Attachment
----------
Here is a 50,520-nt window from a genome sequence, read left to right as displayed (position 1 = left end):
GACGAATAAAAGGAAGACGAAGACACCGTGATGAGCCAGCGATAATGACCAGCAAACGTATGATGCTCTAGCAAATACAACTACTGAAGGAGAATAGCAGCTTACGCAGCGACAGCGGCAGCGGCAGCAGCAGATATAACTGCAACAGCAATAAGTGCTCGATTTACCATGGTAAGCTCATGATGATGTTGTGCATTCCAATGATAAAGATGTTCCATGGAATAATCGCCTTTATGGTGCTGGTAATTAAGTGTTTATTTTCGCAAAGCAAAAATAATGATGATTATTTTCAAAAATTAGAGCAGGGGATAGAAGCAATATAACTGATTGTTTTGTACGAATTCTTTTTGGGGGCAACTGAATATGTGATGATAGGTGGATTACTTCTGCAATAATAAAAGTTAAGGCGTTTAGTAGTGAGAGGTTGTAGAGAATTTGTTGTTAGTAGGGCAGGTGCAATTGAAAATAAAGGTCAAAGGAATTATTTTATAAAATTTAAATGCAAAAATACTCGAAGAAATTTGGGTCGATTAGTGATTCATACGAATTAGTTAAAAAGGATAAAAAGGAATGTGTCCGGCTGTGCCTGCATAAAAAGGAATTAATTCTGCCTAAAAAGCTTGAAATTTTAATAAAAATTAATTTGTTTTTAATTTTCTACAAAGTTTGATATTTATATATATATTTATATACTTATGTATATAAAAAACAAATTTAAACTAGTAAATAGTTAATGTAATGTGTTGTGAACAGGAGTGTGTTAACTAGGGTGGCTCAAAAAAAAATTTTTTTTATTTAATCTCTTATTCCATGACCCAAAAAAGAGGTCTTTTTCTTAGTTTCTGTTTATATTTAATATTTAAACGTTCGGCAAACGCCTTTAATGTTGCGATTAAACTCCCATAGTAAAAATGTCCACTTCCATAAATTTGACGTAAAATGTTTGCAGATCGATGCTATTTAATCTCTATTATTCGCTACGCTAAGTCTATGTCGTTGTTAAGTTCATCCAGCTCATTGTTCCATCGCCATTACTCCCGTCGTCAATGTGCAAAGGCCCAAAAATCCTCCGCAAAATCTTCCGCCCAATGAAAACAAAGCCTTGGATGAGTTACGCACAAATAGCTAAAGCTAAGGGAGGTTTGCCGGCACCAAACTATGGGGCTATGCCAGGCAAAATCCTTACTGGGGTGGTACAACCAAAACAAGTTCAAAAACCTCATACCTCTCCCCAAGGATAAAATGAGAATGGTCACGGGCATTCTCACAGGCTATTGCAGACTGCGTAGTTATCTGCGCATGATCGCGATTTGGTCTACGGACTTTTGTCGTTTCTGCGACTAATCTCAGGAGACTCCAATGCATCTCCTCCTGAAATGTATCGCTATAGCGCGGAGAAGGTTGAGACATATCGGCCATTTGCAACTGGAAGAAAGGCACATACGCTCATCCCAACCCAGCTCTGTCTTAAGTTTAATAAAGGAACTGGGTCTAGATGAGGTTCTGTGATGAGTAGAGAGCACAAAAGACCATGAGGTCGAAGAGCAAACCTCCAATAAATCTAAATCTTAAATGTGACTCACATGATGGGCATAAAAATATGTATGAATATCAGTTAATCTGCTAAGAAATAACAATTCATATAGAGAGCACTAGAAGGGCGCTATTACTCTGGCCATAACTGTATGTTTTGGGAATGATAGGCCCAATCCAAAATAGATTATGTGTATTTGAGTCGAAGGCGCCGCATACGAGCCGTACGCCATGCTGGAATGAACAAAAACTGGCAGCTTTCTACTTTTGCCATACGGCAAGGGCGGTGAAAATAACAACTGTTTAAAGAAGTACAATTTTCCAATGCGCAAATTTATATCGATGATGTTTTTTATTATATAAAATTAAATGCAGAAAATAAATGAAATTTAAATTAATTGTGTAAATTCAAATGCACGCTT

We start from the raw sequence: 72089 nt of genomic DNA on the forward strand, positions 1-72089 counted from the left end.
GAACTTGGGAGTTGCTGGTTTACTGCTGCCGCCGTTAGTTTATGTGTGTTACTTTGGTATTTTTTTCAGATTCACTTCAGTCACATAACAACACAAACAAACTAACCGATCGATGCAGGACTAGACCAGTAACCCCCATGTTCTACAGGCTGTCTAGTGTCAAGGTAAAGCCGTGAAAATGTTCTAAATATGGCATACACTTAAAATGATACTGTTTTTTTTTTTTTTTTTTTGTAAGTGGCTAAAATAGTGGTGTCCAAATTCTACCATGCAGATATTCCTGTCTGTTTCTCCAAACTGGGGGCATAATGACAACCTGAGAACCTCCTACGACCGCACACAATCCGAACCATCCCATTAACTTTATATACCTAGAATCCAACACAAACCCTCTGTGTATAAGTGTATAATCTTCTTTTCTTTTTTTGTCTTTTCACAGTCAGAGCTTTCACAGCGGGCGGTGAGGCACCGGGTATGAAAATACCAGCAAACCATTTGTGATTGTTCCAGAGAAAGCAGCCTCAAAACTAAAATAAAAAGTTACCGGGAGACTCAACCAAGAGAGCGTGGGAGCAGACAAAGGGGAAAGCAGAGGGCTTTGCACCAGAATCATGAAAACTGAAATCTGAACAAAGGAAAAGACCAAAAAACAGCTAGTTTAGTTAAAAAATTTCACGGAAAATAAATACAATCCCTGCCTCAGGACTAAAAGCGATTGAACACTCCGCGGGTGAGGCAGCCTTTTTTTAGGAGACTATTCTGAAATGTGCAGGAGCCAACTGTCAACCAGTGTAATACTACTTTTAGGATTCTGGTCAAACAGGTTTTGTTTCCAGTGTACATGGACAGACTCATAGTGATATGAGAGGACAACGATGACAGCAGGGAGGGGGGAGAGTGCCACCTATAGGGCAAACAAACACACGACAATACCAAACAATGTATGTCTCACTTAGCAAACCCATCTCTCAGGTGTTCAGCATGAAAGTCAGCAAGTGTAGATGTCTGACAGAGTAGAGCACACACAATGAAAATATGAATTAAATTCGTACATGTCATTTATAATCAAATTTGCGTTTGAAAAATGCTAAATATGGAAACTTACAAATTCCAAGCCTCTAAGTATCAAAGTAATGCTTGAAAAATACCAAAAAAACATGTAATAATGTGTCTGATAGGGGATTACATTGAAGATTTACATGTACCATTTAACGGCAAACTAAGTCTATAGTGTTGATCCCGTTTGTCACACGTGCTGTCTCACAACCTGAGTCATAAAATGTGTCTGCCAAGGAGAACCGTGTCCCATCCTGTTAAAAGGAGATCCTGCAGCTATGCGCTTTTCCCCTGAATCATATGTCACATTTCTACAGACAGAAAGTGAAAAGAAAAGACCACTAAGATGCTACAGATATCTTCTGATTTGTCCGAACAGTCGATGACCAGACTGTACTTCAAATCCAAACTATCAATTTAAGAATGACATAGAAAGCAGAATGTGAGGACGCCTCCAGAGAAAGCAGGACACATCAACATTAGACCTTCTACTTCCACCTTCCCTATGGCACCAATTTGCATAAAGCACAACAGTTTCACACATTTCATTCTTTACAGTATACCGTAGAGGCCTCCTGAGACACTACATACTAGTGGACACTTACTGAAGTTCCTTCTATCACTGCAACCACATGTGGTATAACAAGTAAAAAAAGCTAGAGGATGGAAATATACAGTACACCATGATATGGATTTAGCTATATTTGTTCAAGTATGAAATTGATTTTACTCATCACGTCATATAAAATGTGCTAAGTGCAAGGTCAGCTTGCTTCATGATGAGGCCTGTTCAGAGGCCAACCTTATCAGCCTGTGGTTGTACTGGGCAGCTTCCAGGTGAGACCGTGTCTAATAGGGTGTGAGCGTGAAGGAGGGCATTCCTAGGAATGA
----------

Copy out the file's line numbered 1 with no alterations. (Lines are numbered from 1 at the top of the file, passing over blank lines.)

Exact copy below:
Here is a 50,520-nt window from a genome sequence, read left to right as displayed (position 1 = left end):